Just off the bustling highway that cuts through the rolling farmland and small villages of Lancaster County stretches a road that in many ways depicts the disparate faces of this region.
On one side of the street sits the Mennonite Information Center - offering Amish tours, historical exhibits and tales of the Biblical Tabernacle.
Across the road is the Tanger Outlet Center, where throngs of shoppers from cities like Baltimore and Philadelphia flock to find deals on designer duds from Calvin Klein and Donna Karan in new buildings styled to resemble an old barn and silos.
The slower pace of life that once dominated here has given way in recent years to the call of development that has sprouted in the form of housing and retailers as Lancaster County's population has steadily increased by about 70,000 since 1990.
Along U.S. 30, or the Lincoln Highway, which juts from east to west across this county of about 470,000 people, big-box retailers and shops operated by the Amish selling woodwork and quilts abound. In many ways, it resembles Anne Arundel County's Ritchie Highway, with its neon signs, chain stores and restaurants - minus the Amish touch.
The Dutch Wonderland amusement park, several miniature golf courses and the Strasburg Railroad, which bills itself as America's oldest short-line steam train, round out the offerings for vacationing families.
Other businesses have tried to blend the county's historical and agricultural traditions with their own modern-day fare.
A bagel shop, for instance, sits in a building resembling a barn. And signs for a popular tourist eatery - Jakey's Amish Barbeque - beckons customers to its diner-like restaurant with a drawing of a bearded farmer wearing a hat and holding a pitchfork.
But just off the highway, the pace of life slows. Real barns and silos dot hilly fields of crops and cow pastures. Real horse-drawn buggies share the roadways with sport utility vehicles. And the dusky smell of the land seems to radiate from the hillsides.
Some of the county's approximately 25,000 Amish have moved away to Wisconsin in recent years as prime farmland has disappeared, said Stephen E. Scott, a research assistant at the Young Center for Anabaptist and Pietist Studies at Elizabethtown College, who has written several books on Amish culture.
In spite of the dwindling farmland and the technology that has slowly encroached on their way of life, many of the Amish in Lancaster have survived economically by operating small groceries and quilt shops .
"Just recently an Amish person bought a farm, 120 and something acres for a million and a half dollars," Scott said. "Can you really expect to pay that back? Some Amish just want to stay into farming no matter what. But small businesses are becoming more and more common."
A local Target store between Lancaster, the county seat, and Strasburg, for example, sits on land once farmed by an Amish family. Its 201-year-old farmhouse, tucked in the nook of the shopping center, now serves as the Amish Farm and House museum - with a horse-and-buggy parking area marked off beside the vehicle parking spots for Target shoppers.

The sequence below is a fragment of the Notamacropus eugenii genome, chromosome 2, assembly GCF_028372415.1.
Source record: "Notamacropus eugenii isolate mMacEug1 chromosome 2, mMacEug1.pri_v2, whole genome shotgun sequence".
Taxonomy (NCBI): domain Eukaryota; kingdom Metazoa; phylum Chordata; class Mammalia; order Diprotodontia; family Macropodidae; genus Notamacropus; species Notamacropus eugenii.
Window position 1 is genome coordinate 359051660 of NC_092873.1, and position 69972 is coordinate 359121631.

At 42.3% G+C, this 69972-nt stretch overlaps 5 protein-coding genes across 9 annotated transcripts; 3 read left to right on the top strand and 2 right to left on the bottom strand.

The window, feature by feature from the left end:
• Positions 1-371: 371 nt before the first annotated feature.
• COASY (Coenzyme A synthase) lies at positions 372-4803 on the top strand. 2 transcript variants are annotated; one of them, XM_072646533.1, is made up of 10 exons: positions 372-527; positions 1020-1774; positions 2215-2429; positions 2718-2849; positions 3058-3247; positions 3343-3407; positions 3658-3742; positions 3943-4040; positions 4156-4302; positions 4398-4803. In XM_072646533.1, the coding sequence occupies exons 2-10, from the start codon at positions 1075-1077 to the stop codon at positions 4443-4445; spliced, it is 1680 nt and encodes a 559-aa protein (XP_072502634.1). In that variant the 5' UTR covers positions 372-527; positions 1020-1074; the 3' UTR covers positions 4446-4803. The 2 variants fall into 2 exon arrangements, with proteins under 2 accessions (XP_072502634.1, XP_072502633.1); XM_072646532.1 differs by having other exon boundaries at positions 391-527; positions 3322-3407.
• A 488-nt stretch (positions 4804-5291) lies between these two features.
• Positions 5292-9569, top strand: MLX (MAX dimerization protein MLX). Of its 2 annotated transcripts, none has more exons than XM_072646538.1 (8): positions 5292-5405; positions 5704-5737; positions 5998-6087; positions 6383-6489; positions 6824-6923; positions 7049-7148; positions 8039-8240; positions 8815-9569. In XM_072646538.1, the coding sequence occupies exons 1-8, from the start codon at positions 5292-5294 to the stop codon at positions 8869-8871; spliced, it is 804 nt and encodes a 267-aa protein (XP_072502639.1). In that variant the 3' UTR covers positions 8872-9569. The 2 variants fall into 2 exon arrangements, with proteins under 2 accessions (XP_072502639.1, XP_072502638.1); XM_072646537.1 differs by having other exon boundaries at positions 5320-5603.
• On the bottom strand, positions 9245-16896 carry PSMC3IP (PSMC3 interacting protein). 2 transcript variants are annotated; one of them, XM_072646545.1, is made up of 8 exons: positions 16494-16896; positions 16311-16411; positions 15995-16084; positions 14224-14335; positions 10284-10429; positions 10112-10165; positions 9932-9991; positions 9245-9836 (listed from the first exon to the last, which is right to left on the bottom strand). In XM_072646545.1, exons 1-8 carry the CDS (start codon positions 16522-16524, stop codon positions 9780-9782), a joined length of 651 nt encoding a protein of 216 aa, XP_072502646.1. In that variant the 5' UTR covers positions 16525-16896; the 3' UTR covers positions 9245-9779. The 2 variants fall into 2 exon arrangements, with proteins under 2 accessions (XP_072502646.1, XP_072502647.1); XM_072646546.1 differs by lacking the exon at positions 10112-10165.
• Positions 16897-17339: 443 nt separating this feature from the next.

"It's a balance sometimes," said Daniel Lutz, who has spent 24 of his 26 years in Lancaster County. "Around this area there are a lot of Mennonite and Amish communities, and a lot of farmers markets. But there's also all the outlet places and everyone comes for the discounted prices, especially on clothes."
He expressed frustration at the steady march of commercialization into his community - the big businesses that he said are pinching out family farms for houses, apartments and shopping centers.
The Amish museum, for instance, "is not run by Amish anymore," describing such businesses as inauthentic.
Lutz works for a store called Amish Stuff, Etc., which sells shoofly pie, quilts, and Pennsylvania Dutch hex signs, alongside sweat shirts, shot glasses and magnets, all bearing the pictures and symbols of the old-style life here.
Dick Shellenberger, chairman of the Lancaster County Commissioners, who also serves on the county's Agriculture Preserve Board, said lawmakers have devised a growth-management plan to "protect some of the richest non-irrigated soil here."
"We want to preserve agriculture as a way of life," Shellenberger said. "Not only for the Amish. People enjoy farming as a way of life. It's a wonderful place to raise a family."
Robert Charamut, 69, a retired vice president of an insurance company in Hartford, Conn., who was here yesterday on vacation, said he and his wife make the six-hour drive to Lancaster County every two or three years.
"It's a slower way of life," he said. "The food is tremendous and there's outlets and unique stores. We'll be buying some Amish furniture before we go home."
Like others interviewed yesterday, Charamut said he was surprised by news of the school shooting.
"You think of the Amish as being a very peaceful people and not the type of place that would see this inner-city type of event," he said. "I can't believe that happened."
An older couple who identified themselves as conservative Mennonites and declined to give their names, expressed similar shock.
"I just wasn't expecting it in the Amish community," said the wife, a gift shop owner. "This may sound weird, but we were relieved that it wasn't someone out of the community coming in to do this. It makes you realize that there are disturbed people here as well."
Nicole Fuller wrote this article and reported from Baltimore. Jennifer McMenamin reported from Ronks.